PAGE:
Her employer’s Facebook page was inundated with one star reviews from people saying that the company was untrustworthy because of this employee. Many said she was psychopathic. I doubt very much that any psychologist or psychiatrist would make a diagnosis of psychopathy from one tweet, however bad. It takes quite prolonged study to come up with such a diagnosis and who knows what the intent behind the tweet was. Oh she may well be vapid, she may be ignorant and misguided, or just thoughtless, who knows. But psychopathic, really? Why bandy that particular diagnosis around? She felt that within modern UK culture it was quite acceptable to castigate cyclists and I take issue with that but I don’t feel qualified to comment on her mental state. And I am very glad that my teens and early twenties were lived out in the days before social media on the internet because I’m quite sure I said some very stupid things that are better lost in the mists of time.

Essentially, the pack smelled blood and they were off. And yes, I know what she said was nasty and yes I know that people with that attitude have killed others. However, as far as we know, she’s just someone who said a very foolish thing not someone who really, if she thought about it for a while, advocates murder. I’m not comfortable in situations in which what amounts to bullying is justified on the grounds  that someone else started it. The fact that this woman tweeted something incredibly stupid and spiteful does not actually mean she deserves to lose her job, as many people were demanding. Humans, like it or not, are predators with a very evolved hunting instinct. Once someone slips up in some way, somehow it seems to become OK to pursue them without mercy. I’m pretty sure that in cold blood, and without the back up of a crowd, many of the people name calling and asking for her to be sacked would have had a more considered response. But once people’s blood is up and once the crowd have called for something more bloody and violent, a pack mentality takes over.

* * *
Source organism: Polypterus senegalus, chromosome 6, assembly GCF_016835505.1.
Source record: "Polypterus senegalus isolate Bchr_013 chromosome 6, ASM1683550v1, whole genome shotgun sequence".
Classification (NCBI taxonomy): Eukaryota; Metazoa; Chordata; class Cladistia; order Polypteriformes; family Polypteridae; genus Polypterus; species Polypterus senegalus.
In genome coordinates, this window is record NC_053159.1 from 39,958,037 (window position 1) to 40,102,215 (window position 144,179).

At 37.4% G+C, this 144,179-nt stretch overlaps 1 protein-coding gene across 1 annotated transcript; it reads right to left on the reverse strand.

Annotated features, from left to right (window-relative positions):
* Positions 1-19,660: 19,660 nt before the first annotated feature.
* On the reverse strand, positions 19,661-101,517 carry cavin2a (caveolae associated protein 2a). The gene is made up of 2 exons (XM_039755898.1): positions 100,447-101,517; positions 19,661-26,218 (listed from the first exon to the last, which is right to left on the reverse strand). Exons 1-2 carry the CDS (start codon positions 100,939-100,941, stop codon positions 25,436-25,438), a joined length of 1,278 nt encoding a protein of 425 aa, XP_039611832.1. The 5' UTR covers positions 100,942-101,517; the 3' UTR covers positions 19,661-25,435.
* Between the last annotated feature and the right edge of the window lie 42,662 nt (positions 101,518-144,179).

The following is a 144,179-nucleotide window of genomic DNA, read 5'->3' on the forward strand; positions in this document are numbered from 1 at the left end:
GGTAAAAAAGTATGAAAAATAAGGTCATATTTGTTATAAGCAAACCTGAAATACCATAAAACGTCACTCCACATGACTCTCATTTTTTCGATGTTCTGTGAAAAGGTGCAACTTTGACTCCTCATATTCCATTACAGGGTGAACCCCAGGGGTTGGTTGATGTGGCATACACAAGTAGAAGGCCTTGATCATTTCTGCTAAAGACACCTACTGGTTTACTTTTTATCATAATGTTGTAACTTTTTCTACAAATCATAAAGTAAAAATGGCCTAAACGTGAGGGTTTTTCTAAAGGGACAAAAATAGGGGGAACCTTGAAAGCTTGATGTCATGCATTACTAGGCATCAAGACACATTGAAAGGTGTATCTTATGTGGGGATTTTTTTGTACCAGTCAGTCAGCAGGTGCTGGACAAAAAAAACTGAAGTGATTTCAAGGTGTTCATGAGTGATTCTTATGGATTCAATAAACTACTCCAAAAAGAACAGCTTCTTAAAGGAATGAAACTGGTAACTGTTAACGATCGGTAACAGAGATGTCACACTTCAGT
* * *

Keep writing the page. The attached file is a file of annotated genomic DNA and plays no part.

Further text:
These situations have arisen before. In the case of Emma Way, she actually had hit a cyclist and upon boasting about it, she lost her job. Thus when a Twitter storm like this starts someone will say something along the lines of “There seems to be a common factor in this string of young women, car owners and drivers with this outlook and foolish enough to tell the world of their prejudice in this way”. (That’s a quote from someone on White Hat’s Facebook page). I can guarantee you that there are many young men on Twitter saying equally facile and cruel things. I also know that women are judged far more harshly, by both men and women, when it comes to assessing their achievements. She said something idiotic, but let’s not pretend that it is just young women doing this. Unless you’ve surveyed Twitter comprehensively and worked out whether the demographics on Twitter are the same as those in the general population, it seems better to me not to claim that this is a largely female problem.